Blausasc, Coupe du France #1

Blausasc Coupe du France Enduro #1, nice to have a horizon to look at.

It must be summer, we’re going racing, and like last year the Coupe du France enduro series opened in the heat of the Alpes-Maritimes coast at Blausasc.

Unlike last year’s races though, Spencer was injured and Nina racing DH in Sweden so Sandy had the honour of co-piloting for the relaxing short drive down to Nice, through Nice, out of Nice, round random villages trying to find where we were, back into Nice then on to Barre des Alpes, the closest place we could find cheap digs.

Poor access by car, but you got to love Provence's wee villages aesthetic.

When organising ourselves back in winter we’d anticipated the usual Chamonix spring of occasional biking interspaced with snowfalls dragging you back to the skis. Hence we booked an apartment for a couple days before the race to give us some riding around Blausasc’s awesome trails. Chamonix’s pretty much clear of snow below 2000m now, but we weren’t going let that stop us getting out in the dust.

Sandy gets his first taste of Blausasc trails.

We had planned just to follow random trails, Fabian Barel lives in the village so surely they must all be good, but the retired lady of a certain age who’d rented us the apartment casually mentioned that she’d been vtt’ing here for the last 20 years, and the best trails were…..well, dotted about, but here try this website!

A local who's not Fabian Barel, but seems to be able to jump higher

For the most part though, someone else had chosen the trails we were riding and marked them out for us. In the new “rallye” format for the series gone is the Friday trail walk, replaced with the rule that the trail map will be released on Friday evening, the trails can’t be ridden from the Monday before the race nor walked from the Friday when they get taped out. All a bit existential, how do you not ride a trail you don’t know is in a race?

Sometimes looking out at a majority blue isn't good news. Friday 8th was one such day.

The blind racing on Saturday is now untimed, letting non-locals get a feel for the trails, and everyone get an idea of how the liaisons will go without the stress or effort of doing it at race pace.

The new race format also meant I got to take photos of photographers photographing the liaisons. Riveting stuff.

This turns out to be a great innovation and for me probably is the best balance of all the enduro formats I’ve raced to negate the advantage of local trails and prior racing on the tracks without having mid week practice sessions that the 90% with jobs can’t make.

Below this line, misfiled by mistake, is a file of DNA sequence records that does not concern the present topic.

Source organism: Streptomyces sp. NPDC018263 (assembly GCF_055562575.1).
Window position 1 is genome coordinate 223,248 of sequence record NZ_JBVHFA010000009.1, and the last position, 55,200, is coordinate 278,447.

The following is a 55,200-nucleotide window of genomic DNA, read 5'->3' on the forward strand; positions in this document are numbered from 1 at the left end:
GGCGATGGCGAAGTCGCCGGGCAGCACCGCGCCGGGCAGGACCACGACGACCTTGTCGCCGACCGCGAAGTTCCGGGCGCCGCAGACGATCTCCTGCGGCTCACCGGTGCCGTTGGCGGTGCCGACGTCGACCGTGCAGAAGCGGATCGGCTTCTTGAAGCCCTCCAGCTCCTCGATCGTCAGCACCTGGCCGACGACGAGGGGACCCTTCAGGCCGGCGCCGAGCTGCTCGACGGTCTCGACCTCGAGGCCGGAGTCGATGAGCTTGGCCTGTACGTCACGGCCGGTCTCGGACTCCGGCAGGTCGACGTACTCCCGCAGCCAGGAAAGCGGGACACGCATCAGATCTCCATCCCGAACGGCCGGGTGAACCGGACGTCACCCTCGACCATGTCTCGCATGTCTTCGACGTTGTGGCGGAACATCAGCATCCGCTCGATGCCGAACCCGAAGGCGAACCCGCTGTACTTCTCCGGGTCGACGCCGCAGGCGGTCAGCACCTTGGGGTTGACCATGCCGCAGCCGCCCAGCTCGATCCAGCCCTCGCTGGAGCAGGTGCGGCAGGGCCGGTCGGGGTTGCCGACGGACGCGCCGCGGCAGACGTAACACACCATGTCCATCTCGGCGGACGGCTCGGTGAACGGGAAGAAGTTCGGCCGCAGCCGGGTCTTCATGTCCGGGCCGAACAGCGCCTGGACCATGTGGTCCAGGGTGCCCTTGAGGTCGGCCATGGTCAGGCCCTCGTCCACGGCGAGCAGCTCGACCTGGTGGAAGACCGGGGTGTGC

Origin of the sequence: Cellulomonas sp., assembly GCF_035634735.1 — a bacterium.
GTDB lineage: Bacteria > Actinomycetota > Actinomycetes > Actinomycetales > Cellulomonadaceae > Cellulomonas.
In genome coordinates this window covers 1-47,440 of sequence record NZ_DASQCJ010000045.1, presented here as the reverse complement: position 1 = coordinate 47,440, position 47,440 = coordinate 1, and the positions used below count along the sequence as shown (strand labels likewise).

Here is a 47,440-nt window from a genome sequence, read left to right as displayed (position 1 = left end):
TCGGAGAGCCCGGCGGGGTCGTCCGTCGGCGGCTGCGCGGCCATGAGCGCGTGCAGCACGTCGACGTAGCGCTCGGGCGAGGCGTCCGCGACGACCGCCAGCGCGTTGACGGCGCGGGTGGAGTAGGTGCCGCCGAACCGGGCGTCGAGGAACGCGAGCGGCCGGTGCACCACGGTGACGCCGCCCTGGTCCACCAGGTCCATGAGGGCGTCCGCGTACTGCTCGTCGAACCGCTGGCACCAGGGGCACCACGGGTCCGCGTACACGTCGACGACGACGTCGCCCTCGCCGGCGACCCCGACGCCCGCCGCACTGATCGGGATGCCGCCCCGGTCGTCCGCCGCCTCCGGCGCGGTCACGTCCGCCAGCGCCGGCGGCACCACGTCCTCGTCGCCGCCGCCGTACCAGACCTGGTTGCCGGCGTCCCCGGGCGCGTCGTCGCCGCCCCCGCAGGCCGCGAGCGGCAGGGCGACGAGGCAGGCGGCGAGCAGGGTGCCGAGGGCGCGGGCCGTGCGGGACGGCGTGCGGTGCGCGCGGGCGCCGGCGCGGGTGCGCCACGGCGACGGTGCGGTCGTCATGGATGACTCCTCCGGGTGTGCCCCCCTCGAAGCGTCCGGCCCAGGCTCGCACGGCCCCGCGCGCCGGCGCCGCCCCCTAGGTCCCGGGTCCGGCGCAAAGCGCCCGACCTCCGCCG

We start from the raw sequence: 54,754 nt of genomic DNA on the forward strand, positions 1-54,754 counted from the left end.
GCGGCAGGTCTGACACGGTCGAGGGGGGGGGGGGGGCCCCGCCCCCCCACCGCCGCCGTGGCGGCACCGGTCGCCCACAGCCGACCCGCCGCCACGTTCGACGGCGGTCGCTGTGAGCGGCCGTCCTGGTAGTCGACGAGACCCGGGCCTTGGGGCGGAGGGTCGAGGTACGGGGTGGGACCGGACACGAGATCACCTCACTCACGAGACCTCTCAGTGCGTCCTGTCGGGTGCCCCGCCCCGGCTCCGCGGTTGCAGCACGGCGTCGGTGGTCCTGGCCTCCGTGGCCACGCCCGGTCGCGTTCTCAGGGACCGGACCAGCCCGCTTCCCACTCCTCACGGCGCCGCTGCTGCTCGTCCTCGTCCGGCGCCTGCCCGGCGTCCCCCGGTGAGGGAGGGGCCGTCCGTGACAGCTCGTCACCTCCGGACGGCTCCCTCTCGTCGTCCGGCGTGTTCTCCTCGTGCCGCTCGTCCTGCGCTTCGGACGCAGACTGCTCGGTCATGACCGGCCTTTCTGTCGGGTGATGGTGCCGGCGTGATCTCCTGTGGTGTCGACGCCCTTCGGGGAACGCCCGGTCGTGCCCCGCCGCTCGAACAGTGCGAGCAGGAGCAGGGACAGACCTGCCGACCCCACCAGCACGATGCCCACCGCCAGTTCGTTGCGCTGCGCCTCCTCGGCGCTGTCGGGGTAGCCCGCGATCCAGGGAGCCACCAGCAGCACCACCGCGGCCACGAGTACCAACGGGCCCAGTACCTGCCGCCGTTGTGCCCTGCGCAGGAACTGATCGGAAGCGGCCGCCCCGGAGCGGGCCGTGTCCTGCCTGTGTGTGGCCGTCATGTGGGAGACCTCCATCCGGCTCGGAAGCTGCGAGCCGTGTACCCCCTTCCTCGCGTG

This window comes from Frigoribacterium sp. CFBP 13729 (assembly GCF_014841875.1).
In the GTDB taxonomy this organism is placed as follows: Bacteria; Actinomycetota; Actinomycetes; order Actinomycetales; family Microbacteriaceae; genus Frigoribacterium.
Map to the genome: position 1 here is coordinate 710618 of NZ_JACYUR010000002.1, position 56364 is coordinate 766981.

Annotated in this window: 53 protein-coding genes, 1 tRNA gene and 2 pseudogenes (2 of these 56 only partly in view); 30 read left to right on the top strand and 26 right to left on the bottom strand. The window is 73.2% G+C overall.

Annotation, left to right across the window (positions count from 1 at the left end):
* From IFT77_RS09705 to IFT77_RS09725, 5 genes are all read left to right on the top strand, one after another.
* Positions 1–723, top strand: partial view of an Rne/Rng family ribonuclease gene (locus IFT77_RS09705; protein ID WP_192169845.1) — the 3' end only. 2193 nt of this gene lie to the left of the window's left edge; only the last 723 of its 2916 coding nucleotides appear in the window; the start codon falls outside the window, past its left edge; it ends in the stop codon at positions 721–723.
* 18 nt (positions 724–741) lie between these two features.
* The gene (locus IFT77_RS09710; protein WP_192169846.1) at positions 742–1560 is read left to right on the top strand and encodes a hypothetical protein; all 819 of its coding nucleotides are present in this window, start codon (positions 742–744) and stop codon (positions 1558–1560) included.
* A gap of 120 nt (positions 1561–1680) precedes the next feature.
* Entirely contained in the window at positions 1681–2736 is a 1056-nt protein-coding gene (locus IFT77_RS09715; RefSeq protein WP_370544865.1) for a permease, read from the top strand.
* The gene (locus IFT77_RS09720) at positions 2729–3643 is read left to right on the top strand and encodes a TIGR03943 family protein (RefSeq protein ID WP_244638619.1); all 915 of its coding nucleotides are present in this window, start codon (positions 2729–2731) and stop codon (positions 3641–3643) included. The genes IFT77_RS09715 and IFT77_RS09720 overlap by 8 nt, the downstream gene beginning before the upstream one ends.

Some folk were getting to grips with the trail pretty quickly.

It also means you get to just chill out and enjoy the trails. Which was good as I completely failed to do that on the Sunday race day, riding terribly and generally questioning whether I enjoy racing and what I was doing here.

Until stage 3.

It's not all rocks and roots, you get some slick village centre limestone slabs here too.

Stage 3 on Saturday was everything I hate about French enduro races. Designed to break your bike, or your body, or both, and with a brutal off the bike pushing climb followed by a steady incline to destroy you completely.

Come Sunday it reminded me why racing is so good. It was flat out, desperately holding on to the bars and hoping you got through each section intact, ready to sprint out the end then do it again into the next pile of rocks.

Stage 2 not 3. An all together more relaxed and fun affair, which I didn't enjoy 1/2 as much.

Of course, then I managed to crash and pootled down the rest of the stage with my tail between my legs. But for those few minutes when all your focus is on going as fast as you possibly can it was worth it.

THIS is why I love racing! Ridingl the knobs off your tyres whilst trying to catch the guy in front, to win nothing.

At the end of a day of riding mostly mediocrely I was 71st, which is quite a bit further down the list than I wanted to be, but really it doesn’t matter. For most of us the racing isn’t about being the best, it’s about being better and about going as fast as you can without worrying about some family wandering up the trail round that blind bend.

Probably (hopefully) the worst picture I've put in the blog. But I was too excited to finally watch up close the legend ride to bother looking at the camera instead of the rider let alone actually framing a shot.

Nico Vouilloz won (and you can see how everyone got on in the event video here complete with not 1, but 2 appearances from me. And neither whilst crashing this time! 1.24 and 4.06 if you need help). Nico is the rider I worshipped as a gangly youth racing DH, amazed at how he could make the best riders in the world look like amateurs in the mid to late 90s. For me he’s the best gravity bike racer of all time and on Sunday he was 17% faster than me, which actually, I’m ok about.

Sandy duct taping his tyre together on the Friday night. Not only did this work, but so did the rest of the bike for 100km of race beating!

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    Mountain bike blog for Chamonix and the Western Alps

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